Somehow it does happen, though -- at least sometimes. I often think that friendship is simply the question of philosophy, maybe even of how philosophy is possible. (Aristotle arguably thinks this too). Of course, I think a lot of questions might be "the" question of philosophy, but maybe that's what philosophy is: seeing how every question is holographically encoded in every other. Maybe that's how we hear each other across the chasm, above the din of the party conversation and the wailing of sirens and the silence of centuries and the drumbeat of our own egos -- philosophy cues us into how your puzzlement opens onto (answers, mirrors, analogizes with, inverts, reframes, subverts, is a species of...) mine. At worst, this would just be appropriation and projection. But there is something about philosophy that can make it more, and I think that at least in part it's because we sense how fragile and precious the connection is. It's fucking scary out here. The chasm is real. (And who wants to cross it for someone who might turn out be on the devil's side?) Just that being seen and heard, regardless of approval or agreement, from across that chasm, is a lifeline to the thinker. And if it dissolves....

Arendt responds in part to the displacement of the thinking self into the void by counterposing our temporality to our spatiality:
The everywhere of thought is indeed a region of nowhere. But we are not only in space, we are also in time, remembering, collecting and recollecting what is no longer present ... anticipating and planning.(see The Life of the Mind, pp 197-202)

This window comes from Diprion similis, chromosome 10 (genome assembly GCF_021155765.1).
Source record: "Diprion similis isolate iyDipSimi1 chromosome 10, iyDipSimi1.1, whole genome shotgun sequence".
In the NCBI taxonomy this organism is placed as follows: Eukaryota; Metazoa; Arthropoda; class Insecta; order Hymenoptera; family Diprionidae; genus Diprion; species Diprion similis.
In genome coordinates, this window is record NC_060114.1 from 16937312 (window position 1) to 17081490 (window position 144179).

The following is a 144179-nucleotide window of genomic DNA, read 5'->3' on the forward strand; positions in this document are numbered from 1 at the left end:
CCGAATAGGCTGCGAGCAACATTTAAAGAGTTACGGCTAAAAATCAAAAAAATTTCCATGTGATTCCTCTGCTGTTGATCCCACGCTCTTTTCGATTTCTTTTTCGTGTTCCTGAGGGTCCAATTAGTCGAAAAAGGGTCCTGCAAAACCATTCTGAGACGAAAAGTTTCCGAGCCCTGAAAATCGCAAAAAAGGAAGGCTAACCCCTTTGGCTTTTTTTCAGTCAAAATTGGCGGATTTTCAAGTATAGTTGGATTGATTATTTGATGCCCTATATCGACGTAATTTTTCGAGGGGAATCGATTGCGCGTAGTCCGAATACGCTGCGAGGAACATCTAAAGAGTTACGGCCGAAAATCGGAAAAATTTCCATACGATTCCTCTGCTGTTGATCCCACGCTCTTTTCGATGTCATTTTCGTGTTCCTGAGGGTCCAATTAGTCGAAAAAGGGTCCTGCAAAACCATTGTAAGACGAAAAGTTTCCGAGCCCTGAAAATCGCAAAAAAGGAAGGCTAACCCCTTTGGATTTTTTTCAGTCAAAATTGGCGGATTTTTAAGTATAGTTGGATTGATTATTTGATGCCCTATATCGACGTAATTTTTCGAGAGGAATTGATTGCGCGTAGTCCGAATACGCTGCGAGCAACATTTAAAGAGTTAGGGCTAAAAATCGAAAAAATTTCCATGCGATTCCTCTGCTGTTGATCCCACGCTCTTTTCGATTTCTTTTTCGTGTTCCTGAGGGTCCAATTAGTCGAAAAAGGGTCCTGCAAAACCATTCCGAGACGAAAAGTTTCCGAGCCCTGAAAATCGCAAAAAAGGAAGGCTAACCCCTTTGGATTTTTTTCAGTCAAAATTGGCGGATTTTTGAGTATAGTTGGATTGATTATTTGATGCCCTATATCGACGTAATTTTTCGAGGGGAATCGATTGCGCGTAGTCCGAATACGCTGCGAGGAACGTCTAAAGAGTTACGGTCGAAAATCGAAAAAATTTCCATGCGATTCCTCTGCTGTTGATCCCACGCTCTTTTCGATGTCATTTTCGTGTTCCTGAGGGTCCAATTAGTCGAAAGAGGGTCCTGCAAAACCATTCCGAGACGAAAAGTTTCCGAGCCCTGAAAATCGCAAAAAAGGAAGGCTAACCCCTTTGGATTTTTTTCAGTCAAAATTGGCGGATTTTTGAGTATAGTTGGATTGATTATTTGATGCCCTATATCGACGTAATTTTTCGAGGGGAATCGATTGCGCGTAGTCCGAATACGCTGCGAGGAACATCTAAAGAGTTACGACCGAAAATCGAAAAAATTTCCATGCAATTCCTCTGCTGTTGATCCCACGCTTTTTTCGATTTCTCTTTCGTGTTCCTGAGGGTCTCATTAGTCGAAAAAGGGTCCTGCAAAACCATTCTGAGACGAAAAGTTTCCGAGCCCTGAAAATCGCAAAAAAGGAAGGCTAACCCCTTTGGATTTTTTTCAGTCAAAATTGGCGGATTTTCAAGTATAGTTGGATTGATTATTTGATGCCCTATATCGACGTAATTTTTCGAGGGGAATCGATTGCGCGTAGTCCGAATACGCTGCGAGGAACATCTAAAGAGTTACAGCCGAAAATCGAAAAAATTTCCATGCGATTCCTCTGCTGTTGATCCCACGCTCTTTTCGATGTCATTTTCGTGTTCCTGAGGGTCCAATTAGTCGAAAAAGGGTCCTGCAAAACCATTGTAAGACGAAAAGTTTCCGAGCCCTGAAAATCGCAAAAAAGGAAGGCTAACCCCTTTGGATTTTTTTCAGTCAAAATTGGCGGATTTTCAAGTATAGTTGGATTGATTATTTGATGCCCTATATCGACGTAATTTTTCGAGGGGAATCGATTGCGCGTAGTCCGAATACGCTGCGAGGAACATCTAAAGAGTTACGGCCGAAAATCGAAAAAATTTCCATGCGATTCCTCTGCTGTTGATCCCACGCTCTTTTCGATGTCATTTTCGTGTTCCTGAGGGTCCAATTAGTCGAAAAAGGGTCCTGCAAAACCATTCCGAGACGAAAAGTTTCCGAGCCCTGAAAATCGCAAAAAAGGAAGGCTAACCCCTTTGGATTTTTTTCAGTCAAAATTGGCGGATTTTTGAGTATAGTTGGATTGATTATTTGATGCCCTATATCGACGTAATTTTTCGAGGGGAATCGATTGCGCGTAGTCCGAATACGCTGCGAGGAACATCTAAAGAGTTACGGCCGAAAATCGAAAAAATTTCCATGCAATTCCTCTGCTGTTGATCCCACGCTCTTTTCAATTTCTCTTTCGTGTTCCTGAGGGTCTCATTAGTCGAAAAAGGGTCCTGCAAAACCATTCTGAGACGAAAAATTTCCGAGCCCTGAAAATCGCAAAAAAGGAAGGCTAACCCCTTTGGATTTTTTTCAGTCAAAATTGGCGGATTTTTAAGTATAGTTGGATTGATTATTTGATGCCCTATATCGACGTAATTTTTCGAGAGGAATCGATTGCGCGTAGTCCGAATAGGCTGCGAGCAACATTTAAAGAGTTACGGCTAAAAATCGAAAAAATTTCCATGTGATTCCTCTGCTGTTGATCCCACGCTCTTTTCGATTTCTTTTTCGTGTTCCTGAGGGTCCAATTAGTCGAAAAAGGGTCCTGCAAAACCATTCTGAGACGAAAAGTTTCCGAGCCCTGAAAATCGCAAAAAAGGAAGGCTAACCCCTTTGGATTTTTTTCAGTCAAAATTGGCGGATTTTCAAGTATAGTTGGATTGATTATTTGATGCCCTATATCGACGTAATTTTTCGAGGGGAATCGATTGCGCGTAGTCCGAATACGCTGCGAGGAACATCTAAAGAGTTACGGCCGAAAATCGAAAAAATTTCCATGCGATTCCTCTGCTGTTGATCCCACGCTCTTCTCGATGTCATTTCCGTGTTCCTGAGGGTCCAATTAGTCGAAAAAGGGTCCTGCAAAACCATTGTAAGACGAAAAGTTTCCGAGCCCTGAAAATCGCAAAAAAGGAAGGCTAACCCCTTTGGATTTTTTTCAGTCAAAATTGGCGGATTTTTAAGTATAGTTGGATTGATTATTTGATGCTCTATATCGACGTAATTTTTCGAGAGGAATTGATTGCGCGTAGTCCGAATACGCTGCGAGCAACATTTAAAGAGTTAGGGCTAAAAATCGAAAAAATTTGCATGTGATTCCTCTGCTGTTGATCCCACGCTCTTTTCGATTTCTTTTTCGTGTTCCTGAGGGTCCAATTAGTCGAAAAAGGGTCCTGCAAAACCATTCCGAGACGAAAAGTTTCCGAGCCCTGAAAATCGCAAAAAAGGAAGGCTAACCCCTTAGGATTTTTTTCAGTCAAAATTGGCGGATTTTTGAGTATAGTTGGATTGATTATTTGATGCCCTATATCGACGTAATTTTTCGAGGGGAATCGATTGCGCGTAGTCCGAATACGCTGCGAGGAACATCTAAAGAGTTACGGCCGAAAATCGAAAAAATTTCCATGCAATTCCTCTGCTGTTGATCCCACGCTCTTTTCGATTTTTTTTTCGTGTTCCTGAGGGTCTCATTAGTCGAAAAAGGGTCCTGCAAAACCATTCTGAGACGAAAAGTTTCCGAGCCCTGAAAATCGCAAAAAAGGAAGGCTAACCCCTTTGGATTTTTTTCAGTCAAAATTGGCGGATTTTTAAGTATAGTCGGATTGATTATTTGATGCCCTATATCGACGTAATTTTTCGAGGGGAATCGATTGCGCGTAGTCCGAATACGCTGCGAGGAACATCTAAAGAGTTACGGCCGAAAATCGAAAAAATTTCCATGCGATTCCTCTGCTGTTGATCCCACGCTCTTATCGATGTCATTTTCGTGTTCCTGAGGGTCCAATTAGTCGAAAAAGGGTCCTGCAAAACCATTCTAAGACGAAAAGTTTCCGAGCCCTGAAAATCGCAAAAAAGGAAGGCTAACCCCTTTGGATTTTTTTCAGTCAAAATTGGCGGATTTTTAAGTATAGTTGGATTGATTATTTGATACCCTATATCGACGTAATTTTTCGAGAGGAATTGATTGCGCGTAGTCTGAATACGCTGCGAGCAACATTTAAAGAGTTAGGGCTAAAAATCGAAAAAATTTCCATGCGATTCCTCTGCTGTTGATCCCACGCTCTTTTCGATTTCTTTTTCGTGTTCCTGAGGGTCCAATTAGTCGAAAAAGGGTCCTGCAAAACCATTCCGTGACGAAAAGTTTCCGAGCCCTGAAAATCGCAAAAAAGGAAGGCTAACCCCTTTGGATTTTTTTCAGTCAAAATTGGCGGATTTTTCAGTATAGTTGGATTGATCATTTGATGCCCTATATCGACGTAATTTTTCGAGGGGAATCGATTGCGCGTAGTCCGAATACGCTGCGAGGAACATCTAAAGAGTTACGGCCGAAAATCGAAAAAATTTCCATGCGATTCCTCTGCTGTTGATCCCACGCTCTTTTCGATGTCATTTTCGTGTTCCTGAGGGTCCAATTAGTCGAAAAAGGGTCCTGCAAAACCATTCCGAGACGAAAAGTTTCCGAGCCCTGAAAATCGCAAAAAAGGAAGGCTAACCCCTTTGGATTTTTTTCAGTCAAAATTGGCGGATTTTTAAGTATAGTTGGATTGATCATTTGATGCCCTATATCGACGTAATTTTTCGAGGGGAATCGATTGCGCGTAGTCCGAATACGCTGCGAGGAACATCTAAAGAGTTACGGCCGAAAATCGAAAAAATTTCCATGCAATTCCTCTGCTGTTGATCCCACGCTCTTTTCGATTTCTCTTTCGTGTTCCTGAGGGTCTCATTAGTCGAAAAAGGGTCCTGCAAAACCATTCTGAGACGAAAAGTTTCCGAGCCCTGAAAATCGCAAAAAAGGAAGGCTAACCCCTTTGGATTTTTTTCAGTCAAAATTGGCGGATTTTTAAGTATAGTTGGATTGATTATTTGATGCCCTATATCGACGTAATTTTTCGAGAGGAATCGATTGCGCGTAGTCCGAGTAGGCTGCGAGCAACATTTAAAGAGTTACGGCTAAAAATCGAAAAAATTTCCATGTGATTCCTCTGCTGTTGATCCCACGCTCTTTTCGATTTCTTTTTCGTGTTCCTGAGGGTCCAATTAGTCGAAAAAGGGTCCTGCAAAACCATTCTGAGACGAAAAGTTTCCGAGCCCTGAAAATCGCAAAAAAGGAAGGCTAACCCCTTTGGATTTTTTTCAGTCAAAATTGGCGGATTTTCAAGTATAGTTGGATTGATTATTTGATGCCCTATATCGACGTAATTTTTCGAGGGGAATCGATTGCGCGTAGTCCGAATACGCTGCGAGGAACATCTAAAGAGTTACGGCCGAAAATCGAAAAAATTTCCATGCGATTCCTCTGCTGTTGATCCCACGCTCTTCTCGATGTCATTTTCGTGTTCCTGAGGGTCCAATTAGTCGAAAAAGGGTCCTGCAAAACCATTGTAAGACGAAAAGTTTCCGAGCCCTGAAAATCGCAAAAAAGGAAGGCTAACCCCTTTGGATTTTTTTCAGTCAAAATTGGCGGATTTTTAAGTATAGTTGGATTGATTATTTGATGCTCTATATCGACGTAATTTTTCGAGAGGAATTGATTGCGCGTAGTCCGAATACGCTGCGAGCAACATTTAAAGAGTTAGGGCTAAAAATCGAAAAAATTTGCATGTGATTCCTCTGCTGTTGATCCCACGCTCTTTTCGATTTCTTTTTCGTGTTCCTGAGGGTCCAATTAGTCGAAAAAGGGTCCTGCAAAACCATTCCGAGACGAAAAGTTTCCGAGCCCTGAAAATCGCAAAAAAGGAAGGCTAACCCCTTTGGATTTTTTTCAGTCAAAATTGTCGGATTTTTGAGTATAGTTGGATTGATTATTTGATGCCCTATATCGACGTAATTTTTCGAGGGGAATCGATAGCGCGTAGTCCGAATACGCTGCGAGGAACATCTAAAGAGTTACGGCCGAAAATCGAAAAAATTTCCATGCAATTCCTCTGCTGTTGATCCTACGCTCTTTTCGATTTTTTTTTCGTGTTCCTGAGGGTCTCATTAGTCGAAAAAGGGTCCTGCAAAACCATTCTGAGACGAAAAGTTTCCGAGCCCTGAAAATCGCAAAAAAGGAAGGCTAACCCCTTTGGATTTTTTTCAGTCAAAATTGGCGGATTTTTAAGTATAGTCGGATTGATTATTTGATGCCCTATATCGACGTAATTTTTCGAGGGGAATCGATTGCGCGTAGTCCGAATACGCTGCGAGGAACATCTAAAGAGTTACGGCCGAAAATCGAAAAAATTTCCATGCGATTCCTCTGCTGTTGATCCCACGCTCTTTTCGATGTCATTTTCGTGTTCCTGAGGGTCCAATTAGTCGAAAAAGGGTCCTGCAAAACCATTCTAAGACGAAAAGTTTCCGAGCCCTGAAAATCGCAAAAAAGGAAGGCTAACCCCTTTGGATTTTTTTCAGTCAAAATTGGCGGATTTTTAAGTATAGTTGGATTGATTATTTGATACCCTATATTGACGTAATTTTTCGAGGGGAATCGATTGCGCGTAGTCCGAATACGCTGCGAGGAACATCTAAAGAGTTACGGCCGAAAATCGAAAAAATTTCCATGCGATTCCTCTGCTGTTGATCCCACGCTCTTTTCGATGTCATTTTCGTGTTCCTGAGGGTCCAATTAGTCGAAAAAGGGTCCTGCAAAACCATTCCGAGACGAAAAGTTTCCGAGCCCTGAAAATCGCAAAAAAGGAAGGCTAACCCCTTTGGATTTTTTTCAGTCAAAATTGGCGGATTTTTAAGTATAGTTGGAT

In other words, our character as temporal can also orient us in our thinking, and provide a direction that will guide us in what might otherwise be nothing but vertigo. It's noteworthy then that Wolfendale's account of his own condition includes a point-by-point description of how memory breaks down during depressive states, and the way -- for him, at least -- this feels like another sort of spatial estrangement:
memory becomes strangely dissociative. You remember facts about yourself. I know this. I can do that. But if you try to call it up it isn’t there. You can recall what you think but not why you think it. You can’t traverse the argumentative tree. ... you can’t find the connections that normally carry your thoughts forward, generating the possibility spaces you used to explore. After a while, you stop even trying to reach out. It’s just too jarring. The intimations of stuff that should be there but isn’t, a sort of cognitive phantom limb syndrome, slowly fade away.
None of this is to say that philosophers are more prone to depression, or suffer it more keenly (or God forbid "more authentically"), than others; or that (vice-versa) those who must deal with depression are any more likely to be drawn to philosophy. I don't know that this is or is not the case and I don't know what it would indicate if it were. Pete does speculate that
one of the reasons a lot of philosophers struggle with depression is that we spend so long sharpening our knives they cut deeper when we turn them on ourselves.